So these are stats from competitive sports situations where two evenly-matched opponents agree to fight by a certain set of rules. I think it is important to not train with that mindset (unless you are a sport fighter). Aikido doesn't fit very well there, in general, and you aren't going to have an evenly-matched opponent mug you according to a set of rules. When under duress, you revert to behaviors you have burned in. That's why I think it is good to have a core practice where you receive a single strong attack and practice dealing with it as though you will die if you don't get it right.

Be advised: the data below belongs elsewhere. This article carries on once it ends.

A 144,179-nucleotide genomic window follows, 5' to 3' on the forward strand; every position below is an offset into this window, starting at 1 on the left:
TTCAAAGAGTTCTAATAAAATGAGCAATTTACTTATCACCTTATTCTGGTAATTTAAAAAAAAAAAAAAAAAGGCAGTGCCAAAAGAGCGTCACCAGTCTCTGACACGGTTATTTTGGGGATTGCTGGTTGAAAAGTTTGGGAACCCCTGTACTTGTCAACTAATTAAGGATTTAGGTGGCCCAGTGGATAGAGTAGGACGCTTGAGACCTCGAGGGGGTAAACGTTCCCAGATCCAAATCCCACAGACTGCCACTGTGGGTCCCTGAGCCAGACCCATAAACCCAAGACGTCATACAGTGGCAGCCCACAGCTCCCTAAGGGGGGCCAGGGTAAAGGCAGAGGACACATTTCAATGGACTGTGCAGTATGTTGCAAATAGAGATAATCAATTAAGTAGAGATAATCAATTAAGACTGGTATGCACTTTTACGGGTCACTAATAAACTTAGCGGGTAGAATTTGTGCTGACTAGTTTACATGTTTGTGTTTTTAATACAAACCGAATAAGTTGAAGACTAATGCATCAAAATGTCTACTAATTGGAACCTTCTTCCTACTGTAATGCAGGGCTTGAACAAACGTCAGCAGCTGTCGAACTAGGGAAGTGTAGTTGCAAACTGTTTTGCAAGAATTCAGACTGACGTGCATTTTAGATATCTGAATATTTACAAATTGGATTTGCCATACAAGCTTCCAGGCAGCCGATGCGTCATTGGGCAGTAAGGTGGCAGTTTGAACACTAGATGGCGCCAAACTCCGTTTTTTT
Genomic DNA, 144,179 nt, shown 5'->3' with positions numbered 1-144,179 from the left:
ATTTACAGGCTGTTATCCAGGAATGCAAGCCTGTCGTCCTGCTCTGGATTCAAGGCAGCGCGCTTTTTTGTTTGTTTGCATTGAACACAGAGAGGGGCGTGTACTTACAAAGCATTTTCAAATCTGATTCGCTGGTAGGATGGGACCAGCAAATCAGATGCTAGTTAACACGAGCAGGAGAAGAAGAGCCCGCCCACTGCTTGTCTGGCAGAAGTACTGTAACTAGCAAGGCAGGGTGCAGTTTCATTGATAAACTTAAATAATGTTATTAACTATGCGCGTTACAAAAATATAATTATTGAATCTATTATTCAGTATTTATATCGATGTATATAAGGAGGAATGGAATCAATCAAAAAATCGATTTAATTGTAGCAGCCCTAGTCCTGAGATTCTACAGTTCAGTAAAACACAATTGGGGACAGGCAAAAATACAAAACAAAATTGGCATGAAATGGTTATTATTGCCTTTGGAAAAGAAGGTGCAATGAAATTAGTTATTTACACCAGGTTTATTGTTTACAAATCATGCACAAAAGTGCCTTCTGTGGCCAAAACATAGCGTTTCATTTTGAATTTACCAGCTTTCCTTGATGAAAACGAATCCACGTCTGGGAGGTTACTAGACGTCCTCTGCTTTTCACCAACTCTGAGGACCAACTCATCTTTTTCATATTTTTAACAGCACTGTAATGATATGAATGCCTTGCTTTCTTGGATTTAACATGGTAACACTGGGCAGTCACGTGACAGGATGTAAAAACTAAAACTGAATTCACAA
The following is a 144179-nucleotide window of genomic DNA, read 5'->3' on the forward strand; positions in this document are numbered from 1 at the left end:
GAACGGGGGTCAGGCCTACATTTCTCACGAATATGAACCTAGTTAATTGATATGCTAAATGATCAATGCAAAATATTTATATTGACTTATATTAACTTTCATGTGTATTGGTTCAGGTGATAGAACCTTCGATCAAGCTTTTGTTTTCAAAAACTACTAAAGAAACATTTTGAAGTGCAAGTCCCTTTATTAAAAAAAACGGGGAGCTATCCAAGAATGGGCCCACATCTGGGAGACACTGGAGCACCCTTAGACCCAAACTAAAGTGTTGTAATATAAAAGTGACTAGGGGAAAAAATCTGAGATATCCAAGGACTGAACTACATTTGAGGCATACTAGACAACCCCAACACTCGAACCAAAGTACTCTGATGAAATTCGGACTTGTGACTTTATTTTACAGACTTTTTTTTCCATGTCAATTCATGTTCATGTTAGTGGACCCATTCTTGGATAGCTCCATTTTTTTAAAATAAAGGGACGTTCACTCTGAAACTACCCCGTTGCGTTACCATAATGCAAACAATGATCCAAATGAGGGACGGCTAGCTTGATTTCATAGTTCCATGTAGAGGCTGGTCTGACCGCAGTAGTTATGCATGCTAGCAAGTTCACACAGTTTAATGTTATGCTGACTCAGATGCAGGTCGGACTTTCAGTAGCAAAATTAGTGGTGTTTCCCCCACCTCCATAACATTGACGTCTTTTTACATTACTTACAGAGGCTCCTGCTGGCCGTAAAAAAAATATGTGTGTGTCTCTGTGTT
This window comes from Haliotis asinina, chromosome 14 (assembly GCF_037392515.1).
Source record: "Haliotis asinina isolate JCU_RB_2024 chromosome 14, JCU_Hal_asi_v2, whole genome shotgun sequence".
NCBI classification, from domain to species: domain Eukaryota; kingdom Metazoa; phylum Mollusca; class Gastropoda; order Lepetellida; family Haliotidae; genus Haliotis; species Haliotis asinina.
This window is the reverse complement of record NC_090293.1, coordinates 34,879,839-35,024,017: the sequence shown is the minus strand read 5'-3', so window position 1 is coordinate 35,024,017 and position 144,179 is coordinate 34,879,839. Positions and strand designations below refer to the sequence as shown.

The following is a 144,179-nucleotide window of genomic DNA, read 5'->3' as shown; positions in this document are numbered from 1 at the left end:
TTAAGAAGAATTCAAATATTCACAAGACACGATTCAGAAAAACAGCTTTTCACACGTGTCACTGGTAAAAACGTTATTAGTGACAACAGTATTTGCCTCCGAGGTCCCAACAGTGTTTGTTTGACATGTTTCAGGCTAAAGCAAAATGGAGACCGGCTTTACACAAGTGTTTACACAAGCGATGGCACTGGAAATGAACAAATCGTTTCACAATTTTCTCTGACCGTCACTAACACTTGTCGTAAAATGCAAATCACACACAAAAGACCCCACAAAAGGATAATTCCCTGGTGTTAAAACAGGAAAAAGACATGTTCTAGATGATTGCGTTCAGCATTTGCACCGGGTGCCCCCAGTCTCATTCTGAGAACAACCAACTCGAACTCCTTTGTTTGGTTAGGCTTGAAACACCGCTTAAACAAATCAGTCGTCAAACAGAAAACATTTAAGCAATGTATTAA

Those stats are the most readily available, which is why I quoted them. Don't get stuck on the boxing thing, I said before and I'll say it again - I'm not advocating boxing.
I don't think that the percentage of people actually connecting with strikes in a non-sports situation are any higher, and they're probably much lower, which only strengthens the argument, IMO.
People used to train intensively in Kata to refine certain skills - then they'd go out and fight for their experience. Most people don't do that anymore, which means that the training paradigm needs to be looked at more closely.
It's not a new problem - Musashi complained about it too.